As we face the challenges of our particular moment, the idea of sending a bit of one’s landscape — and love — to those we miss feels, once again, apt. With that in mind, for the second installment of our new DIY column, Crafting With T, we asked the skilled gardener, flower arranger and ceramist Frances Palmer to show us how to make a correspondence card decorated with pressed flora. (Her new book, “Life in the Studio,” out from Artisan Books, offers other life-enriching projects and lessons drawn from her 30-plus-year career.) Known for her elemental pottery that’s sometimes embellished with clay flowers, which she molds from plaster casts of dahlias, cosmos, zinnias and other blooms that grow in her garden in Weston, Conn., Palmer found inspiration for her card design concept in the German-born artist and educator Josef Albers’s 1940s leaf studies, in which he mounted dried leaves onto vividly colored paper. This relatively easy crafting project takes under an hour to complete (not including drying time) and is a wonderfully satisfying activity to do alone or with children. Whether you forage your own greens or pick a favorite bloom from your local flower shop (or deli), we hope that these cards will make you — and whomever you send them to — smile.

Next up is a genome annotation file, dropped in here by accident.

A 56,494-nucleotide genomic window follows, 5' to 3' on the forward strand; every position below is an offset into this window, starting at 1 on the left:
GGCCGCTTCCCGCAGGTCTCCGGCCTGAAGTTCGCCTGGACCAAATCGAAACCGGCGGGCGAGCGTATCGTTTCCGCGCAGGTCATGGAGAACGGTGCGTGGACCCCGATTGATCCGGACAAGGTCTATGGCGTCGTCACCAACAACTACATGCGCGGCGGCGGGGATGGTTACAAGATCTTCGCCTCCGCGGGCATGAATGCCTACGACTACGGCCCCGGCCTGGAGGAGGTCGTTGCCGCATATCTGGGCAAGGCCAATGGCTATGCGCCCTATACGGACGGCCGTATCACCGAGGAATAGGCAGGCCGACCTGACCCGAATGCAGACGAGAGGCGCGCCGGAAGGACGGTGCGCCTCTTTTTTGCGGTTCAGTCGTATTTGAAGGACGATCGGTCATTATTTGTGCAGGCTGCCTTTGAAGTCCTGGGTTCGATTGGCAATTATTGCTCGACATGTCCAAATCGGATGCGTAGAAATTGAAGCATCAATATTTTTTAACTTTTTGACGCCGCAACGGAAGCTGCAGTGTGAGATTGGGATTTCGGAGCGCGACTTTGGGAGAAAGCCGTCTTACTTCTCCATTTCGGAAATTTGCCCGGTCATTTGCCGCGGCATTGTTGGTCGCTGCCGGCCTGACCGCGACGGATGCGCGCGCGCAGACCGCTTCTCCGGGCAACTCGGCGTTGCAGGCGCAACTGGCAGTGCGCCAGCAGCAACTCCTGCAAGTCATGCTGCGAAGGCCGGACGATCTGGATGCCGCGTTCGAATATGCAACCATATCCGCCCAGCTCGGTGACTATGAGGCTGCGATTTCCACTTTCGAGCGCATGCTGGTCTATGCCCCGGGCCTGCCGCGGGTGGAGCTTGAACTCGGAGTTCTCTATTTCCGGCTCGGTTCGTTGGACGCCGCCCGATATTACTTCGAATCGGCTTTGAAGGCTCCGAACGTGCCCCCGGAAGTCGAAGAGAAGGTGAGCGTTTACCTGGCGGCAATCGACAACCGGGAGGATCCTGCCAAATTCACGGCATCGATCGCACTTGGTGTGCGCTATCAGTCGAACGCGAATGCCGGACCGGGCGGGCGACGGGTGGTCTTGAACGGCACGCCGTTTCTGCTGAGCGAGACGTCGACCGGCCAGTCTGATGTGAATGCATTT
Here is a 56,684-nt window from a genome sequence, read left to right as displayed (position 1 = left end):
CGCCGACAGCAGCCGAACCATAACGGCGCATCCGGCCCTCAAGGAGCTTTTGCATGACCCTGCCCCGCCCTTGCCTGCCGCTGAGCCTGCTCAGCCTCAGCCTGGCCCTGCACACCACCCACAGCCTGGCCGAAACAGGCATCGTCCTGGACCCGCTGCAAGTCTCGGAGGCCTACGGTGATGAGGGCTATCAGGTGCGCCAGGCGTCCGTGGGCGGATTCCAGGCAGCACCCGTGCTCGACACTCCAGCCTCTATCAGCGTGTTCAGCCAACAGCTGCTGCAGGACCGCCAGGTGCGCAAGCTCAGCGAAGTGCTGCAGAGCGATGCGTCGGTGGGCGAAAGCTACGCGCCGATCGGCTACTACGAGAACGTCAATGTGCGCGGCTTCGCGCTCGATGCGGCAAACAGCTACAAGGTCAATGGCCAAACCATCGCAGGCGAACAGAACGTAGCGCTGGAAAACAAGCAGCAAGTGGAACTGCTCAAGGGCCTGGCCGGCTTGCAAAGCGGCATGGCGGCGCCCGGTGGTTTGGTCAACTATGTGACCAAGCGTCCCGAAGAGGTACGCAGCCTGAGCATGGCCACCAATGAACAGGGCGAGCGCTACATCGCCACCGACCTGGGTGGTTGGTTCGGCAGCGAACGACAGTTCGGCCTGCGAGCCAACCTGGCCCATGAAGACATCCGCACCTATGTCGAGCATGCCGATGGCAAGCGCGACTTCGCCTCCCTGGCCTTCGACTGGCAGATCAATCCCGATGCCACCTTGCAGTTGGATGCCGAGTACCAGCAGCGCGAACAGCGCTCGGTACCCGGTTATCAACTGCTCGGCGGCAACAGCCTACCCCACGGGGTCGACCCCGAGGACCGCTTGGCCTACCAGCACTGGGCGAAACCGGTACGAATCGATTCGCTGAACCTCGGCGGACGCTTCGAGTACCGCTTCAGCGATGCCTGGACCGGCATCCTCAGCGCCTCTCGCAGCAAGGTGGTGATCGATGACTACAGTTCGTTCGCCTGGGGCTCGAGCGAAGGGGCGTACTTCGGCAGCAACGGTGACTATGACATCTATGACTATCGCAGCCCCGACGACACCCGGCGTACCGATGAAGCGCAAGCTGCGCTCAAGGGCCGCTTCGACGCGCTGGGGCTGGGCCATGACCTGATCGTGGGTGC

An assortment of pressed and dried botanicals, including fern fronds, leaves, dahlias, ginkgo leaves, anemones, nasturtium leaf and borage.Credit…David Chow
Blank acid-free, cold-press folding watercolor cards and envelopes in matching dimensions
Newspaper, to keep your workstation tidy
Microfleur flower press (the max option will work better for larger flowers) and microwave oven; alternatively, you can use a wooden flower press
Flat watercolor paintbrush
Round watercolor paintbrush
Mug or cup filled with water for your watercolors
Perfect Paper Adhesive matte glue
Two-inch paper clips